Increased levels of plasma glial-derived neurotrophic factor in children with attention deficit hyperactivity disorder

Se Hoon Shim, Young Hwangbo, Hee Jung Yoon, Young Joon Kwon, Hwa Young Lee, Jung A. Hwang, Yong Ku Kim

Research output: Contribution to journalArticle

15 Citations (Scopus)

Abstract

Background: Recent evidence suggests that neurotrophic growth factor systems, including brain-derived neurotrophic factor, might be involved in the pathophysiology of attention deficit hyperactivity disorder (ADHD). Glial cell line-derived neurotrophic factor (GDNF) is from the transforming growth factor-β family and is abundantly expressed in the central nervous system, where it plays a role in the development and function of hippocampal cells. To date, no association studies have been done between ADHD and GDNF. Thus, here we investigate the hypothesis that there are differences in plasma GDNF levels between children with ADHD and healthy controls. Methods: Plasma GDNF levels were measured in 86 drug-naïve children with ADHD and 128 healthy children. The severity of ADHD symptoms was determined by scores on the Korean ADHD Rating Scale (K-ARS) in patients and healthy controls. Results: The median plasma GDNF levels in ADHD patients was 74.0 (IQR: 23.4-280.1) pg/ml versus 24.6 (IQR: 14.5-87.3) pg/ml in healthy controls; thus the median plasma GDNF levels in ADHD patients were significantly higher than in healthy controls (Mann-Whitney U-test, P < 0.01). Plasma GDNF levels were correlated positively with K-ARS subscale scores (inattention, hyperactivity-impulsivity and total), determined by Spearman's correlation test in ADHD patients and healthy controls (r = 0.371, P < 0.01; r = 0.331, P < 0.01; and r = 0.379, P < 0.01, respectively). Conclusions: These findings suggest increased plasma GDNF levels in untreated ADHD patients. In addition, plasma GDNF levels had a significant positive correlation with inattention, hyperactivity-impulsivity and K-ARS total scores in ADHD patients and healthy controls. Further studies are required to determine the source and role of circulating GDNF in ADHD.

Original languageEnglish
Pages (from-to)546-551
Number of pages6
JournalNordic Journal of Psychiatry
Volume69
Issue number7
DOIs
Publication statusPublished - 2015 Oct 3

Fingerprint

Glial Cell Line-Derived Neurotrophic Factor
Nerve Growth Factors
Attention Deficit Disorder with Hyperactivity
Neuroglia
Impulsive Behavior
Brain-Derived Neurotrophic Factor
Transforming Growth Factors
Nonparametric Statistics
Intercellular Signaling Peptides and Proteins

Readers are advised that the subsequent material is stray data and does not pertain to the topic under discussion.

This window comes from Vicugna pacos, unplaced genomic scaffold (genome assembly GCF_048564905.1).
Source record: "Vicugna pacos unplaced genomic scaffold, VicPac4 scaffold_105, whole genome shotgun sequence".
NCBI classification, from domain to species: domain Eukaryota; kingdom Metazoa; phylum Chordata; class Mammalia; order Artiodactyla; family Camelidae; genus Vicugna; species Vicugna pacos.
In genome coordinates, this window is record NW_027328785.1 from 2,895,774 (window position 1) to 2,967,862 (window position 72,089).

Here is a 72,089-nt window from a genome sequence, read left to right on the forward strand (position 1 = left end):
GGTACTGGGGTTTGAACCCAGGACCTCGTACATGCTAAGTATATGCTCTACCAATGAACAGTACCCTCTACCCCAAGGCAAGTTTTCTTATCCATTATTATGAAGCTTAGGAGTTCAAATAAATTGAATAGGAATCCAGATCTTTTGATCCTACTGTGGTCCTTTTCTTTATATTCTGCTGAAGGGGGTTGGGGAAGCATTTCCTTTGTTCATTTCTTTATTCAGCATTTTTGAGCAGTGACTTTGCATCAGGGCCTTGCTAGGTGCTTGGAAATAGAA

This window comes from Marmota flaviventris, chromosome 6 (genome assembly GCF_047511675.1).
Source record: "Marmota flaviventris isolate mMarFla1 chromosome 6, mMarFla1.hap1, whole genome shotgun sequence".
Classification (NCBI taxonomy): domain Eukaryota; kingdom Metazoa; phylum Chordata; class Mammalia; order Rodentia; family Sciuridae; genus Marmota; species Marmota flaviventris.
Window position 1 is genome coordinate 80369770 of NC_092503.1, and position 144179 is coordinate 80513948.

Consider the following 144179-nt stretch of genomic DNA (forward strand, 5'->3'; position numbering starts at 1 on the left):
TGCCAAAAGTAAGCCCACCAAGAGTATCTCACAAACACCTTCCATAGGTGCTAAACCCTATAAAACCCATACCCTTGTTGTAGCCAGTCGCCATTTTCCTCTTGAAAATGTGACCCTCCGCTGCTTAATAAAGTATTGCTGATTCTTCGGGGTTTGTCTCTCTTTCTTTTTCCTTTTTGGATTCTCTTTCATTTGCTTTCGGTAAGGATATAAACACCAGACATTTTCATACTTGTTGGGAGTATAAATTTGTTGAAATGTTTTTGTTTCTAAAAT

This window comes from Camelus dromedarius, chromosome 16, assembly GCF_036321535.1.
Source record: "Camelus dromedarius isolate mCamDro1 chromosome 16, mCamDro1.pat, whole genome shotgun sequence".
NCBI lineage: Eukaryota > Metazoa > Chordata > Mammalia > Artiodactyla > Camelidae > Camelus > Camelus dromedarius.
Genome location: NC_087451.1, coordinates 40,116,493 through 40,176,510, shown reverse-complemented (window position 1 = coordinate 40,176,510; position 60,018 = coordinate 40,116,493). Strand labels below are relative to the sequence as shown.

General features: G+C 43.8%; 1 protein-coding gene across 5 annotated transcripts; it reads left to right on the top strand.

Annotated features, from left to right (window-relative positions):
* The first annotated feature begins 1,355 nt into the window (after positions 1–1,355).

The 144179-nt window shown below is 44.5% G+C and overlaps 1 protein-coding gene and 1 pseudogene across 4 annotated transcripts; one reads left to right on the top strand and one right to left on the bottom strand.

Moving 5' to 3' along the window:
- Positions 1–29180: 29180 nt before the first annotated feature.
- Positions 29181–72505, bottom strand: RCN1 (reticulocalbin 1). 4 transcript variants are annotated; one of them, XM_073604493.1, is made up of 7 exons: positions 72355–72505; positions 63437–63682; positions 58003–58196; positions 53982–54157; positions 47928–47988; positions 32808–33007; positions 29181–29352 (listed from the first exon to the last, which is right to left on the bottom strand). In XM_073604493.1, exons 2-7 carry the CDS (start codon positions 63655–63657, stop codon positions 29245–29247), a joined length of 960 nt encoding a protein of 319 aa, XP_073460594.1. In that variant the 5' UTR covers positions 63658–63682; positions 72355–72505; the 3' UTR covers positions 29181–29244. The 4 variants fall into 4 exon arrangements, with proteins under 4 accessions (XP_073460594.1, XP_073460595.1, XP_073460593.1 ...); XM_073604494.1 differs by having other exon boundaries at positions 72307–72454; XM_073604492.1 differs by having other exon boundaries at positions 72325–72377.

Central Nervous System

Keywords

  • ADHD
  • GDNF
  • Neurodevelopment
  • Neurotrophin

ASJC Scopus subject areas

  • Psychiatry and Mental health

Cite this

Increased levels of plasma glial-derived neurotrophic factor in children with attention deficit hyperactivity disorder. / Shim, Se Hoon; Hwangbo, Young; Yoon, Hee Jung; Kwon, Young Joon; Lee, Hwa Young; Hwang, Jung A.; Kim, Yong Ku.

In: Nordic Journal of Psychiatry, Vol. 69, No. 7, 03.10.2015, p. 546-551.

Research output: Contribution to journalArticle

Shim, Se Hoon ; Hwangbo, Young ; Yoon, Hee Jung ; Kwon, Young Joon ; Lee, Hwa Young ; Hwang, Jung A. ; Kim, Yong Ku. / Increased levels of plasma glial-derived neurotrophic factor in children with attention deficit hyperactivity disorder. In: Nordic Journal of Psychiatry. 2015 ; Vol. 69, No. 7. pp. 546-551.
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AU - Hwang, Jung A.

AU - Kim, Yong Ku

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AB - Background: Recent evidence suggests that neurotrophic growth factor systems, including brain-derived neurotrophic factor, might be involved in the pathophysiology of attention deficit hyperactivity disorder (ADHD). Glial cell line-derived neurotrophic factor (GDNF) is from the transforming growth factor-β family and is abundantly expressed in the central nervous system, where it plays a role in the development and function of hippocampal cells. To date, no association studies have been done between ADHD and GDNF. Thus, here we investigate the hypothesis that there are differences in plasma GDNF levels between children with ADHD and healthy controls. Methods: Plasma GDNF levels were measured in 86 drug-naïve children with ADHD and 128 healthy children. The severity of ADHD symptoms was determined by scores on the Korean ADHD Rating Scale (K-ARS) in patients and healthy controls. Results: The median plasma GDNF levels in ADHD patients was 74.0 (IQR: 23.4-280.1) pg/ml versus 24.6 (IQR: 14.5-87.3) pg/ml in healthy controls; thus the median plasma GDNF levels in ADHD patients were significantly higher than in healthy controls (Mann-Whitney U-test, P < 0.01). Plasma GDNF levels were correlated positively with K-ARS subscale scores (inattention, hyperactivity-impulsivity and total), determined by Spearman's correlation test in ADHD patients and healthy controls (r = 0.371, P < 0.01; r = 0.331, P < 0.01; and r = 0.379, P < 0.01, respectively). Conclusions: These findings suggest increased plasma GDNF levels in untreated ADHD patients. In addition, plasma GDNF levels had a significant positive correlation with inattention, hyperactivity-impulsivity and K-ARS total scores in ADHD patients and healthy controls. Further studies are required to determine the source and role of circulating GDNF in ADHD.

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